sclerosis, coronary disease, vascular retino-
pathy, hypertensive vascular disease) has terol concentration of 284 patients with
been the subject of extensive study. hypertensive vascular disease. Two hundred
Hypercholesterolemia, regardless of its one of these patients (i.e., 70 per cent) had
primary cause in a given case, is just as hypercholesterolemia (cholesterol concen-
AMERICAN JOURNAL OF MEDICINE
Rice Diet in Hypertension-Kemfvzer

t I oz mrat6x ww~kly

IO days on II 31 41 2 months 3 mOnthr 195


loll poor.fot poor diet DAYS ON RICE DIET

FIG. 5. J. R. R., a male, sixty-four years of age, had hypertensive vascular disease of six years
duration, four retinal hemorrhages and severe headache. He was treated previously with potas-
sium thiocyanate. Total PSP excretion in two hours, 32 per cent. On October 7, 1946: Transverse
diameter of heart, 15.2 cm; diameter of great vessels, 10.5 cm.; weight, 62.8 Kg. Rice diet was
started October 17, 1946, and strictly followed (4-9 mg. Cl per 100 cc. of urine). No medication
was given. The patient was working and was asymptomatic. May 2, 1947: Transverse diameter
of heart, 11.9 cm.; diameter of great vessels, 8.6 cm.; weight, 64.4 Kg. No retinal hemorrhages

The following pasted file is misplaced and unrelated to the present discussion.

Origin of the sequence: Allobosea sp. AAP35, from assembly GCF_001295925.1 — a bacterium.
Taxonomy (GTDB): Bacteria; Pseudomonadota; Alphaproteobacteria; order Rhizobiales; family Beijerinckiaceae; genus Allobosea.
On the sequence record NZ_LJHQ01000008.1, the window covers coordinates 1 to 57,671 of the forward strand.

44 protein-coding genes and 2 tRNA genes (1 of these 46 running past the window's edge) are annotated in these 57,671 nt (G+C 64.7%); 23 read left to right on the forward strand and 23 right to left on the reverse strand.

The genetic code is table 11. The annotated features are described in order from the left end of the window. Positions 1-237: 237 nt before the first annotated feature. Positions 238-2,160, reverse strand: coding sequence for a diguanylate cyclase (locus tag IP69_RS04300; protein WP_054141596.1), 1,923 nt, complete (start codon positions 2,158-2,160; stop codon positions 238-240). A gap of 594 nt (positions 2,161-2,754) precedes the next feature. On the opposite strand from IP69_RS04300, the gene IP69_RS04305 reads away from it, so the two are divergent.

were present. There was reduction in heart size and in size of great vessels. (Fig. 8.)
Decrease in blood pressure was definite after 105 days.

tration of at least 220 mg. per 100 cc. serum) decrease on the rice diet in about the same
at the beginning of the diet. proportion. (Table VI.)
Four patients whose serum cholesterol Chloride, Sodium, Potassium. Therapeutic
concentration was below the upper limits of results with sodium chloride restriction such
normal had an increase to a hypercholes- as those obtained by Allen and Sherrill
terolemic level (average before rice diet and by Volhard18 were explained by Fish-
208 mg. per 100 cc. serum, after rice diet berg13 on the assumption that the unpalat-
240 mg. per 100 cc. serum). one hundred ability of the diet led to an inadequate
thirty-two patients who had hypercholes- caloric intake and thus to a reduction of the